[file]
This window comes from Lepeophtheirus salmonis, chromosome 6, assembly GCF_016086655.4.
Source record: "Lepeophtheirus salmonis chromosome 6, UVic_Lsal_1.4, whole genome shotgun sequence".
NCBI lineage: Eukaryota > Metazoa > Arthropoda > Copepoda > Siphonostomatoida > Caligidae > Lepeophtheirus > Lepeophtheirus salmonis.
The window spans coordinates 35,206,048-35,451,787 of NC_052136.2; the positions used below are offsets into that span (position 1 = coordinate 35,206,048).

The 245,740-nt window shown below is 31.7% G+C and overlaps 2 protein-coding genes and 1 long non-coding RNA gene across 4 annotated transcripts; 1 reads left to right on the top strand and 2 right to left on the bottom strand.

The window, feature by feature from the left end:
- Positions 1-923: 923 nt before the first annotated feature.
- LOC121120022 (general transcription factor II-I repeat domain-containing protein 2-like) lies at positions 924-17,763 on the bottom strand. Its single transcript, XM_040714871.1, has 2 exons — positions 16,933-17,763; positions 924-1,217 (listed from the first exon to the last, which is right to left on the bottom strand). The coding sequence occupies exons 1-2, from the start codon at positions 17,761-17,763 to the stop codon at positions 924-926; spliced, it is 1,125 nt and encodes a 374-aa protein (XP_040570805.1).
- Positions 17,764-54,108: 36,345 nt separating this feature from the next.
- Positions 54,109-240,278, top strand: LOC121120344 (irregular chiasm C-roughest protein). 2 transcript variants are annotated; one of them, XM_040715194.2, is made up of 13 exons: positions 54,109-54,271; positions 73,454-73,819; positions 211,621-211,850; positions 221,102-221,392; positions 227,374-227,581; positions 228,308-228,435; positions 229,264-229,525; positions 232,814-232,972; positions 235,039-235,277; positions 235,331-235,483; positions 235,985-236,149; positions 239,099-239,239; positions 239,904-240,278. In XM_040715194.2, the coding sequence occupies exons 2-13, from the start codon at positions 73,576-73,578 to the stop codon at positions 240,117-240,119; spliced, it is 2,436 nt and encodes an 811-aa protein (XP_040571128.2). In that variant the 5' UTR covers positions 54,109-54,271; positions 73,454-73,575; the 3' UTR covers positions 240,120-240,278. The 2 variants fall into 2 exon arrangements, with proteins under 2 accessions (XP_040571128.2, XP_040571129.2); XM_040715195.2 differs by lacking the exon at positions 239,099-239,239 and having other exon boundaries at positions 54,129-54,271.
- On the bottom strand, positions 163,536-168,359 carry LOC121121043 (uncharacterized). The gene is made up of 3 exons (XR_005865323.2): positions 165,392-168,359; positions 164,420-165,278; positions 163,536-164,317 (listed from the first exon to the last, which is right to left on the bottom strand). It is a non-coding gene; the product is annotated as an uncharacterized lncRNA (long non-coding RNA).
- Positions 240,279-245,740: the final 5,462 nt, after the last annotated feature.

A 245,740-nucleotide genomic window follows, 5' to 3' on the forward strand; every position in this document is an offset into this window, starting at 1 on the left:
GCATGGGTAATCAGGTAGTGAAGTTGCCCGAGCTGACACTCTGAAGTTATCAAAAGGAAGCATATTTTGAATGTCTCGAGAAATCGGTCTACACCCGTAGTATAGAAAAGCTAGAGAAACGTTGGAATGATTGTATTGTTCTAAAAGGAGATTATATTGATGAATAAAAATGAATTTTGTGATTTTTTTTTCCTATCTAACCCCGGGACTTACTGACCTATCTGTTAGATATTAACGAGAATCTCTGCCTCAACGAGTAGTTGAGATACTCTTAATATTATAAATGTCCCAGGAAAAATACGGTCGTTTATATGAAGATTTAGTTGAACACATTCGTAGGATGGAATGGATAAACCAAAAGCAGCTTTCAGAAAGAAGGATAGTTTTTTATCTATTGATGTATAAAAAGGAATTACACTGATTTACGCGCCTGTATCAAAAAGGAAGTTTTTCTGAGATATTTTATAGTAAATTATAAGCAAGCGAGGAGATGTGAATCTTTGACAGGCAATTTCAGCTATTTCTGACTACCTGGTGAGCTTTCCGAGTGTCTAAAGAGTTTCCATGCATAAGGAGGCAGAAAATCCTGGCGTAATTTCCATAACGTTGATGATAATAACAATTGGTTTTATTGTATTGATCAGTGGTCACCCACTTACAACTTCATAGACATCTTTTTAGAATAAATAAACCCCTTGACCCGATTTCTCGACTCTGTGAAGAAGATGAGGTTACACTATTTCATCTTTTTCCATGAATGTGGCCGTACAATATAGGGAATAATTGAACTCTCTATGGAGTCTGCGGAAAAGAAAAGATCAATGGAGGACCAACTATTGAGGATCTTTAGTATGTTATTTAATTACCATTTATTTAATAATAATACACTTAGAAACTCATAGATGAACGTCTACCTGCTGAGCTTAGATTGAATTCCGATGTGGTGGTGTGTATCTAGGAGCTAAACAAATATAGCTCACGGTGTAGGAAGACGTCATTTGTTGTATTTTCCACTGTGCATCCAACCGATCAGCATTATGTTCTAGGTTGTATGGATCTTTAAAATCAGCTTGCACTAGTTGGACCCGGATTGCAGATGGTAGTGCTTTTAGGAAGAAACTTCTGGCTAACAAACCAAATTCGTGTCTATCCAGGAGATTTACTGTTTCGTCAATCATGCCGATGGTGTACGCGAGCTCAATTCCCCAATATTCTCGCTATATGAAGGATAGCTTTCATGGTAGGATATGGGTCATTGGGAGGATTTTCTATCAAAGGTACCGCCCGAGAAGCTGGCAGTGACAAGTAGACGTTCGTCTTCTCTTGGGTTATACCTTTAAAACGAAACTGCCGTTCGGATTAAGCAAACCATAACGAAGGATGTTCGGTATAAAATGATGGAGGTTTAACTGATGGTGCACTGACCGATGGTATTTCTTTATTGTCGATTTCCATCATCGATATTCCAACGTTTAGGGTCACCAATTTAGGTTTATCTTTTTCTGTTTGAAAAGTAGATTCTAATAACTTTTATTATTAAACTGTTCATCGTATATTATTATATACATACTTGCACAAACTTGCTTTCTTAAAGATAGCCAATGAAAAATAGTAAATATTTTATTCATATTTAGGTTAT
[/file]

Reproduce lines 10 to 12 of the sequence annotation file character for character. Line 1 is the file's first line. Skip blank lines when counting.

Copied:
- Positions 54,109-240,278, top strand: LOC121120344 (irregular chiasm C-roughest protein). 2 transcript variants are annotated; one of them, XM_040715194.2, is made up of 13 exons: positions 54,109-54,271; positions 73,454-73,819; positions 211,621-211,850; positions 221,102-221,392; positions 227,374-227,581; positions 228,308-228,435; positions 229,264-229,525; positions 232,814-232,972; positions 235,039-235,277; positions 235,331-235,483; positions 235,985-236,149; positions 239,099-239,239; positions 239,904-240,278. In XM_040715194.2, the coding sequence occupies exons 2-13, from the start codon at positions 73,576-73,578 to the stop codon at positions 240,117-240,119; spliced, it is 2,436 nt and encodes an 811-aa protein (XP_040571128.2). In that variant the 5' UTR covers positions 54,109-54,271; positions 73,454-73,575; the 3' UTR covers positions 240,120-240,278. The 2 variants fall into 2 exon arrangements, with proteins under 2 accessions (XP_040571128.2, XP_040571129.2); XM_040715195.2 differs by lacking the exon at positions 239,099-239,239 and having other exon boundaries at positions 54,129-54,271.
- On the bottom strand, positions 163,536-168,359 carry LOC121121043 (uncharacterized). The gene is made up of 3 exons (XR_005865323.2): positions 165,392-168,359; positions 164,420-165,278; positions 163,536-164,317 (listed from the first exon to the last, which is right to left on the bottom strand). It is a non-coding gene; the product is annotated as an uncharacterized lncRNA (long non-coding RNA).
- Positions 240,279-245,740: the final 5,462 nt, after the last annotated feature.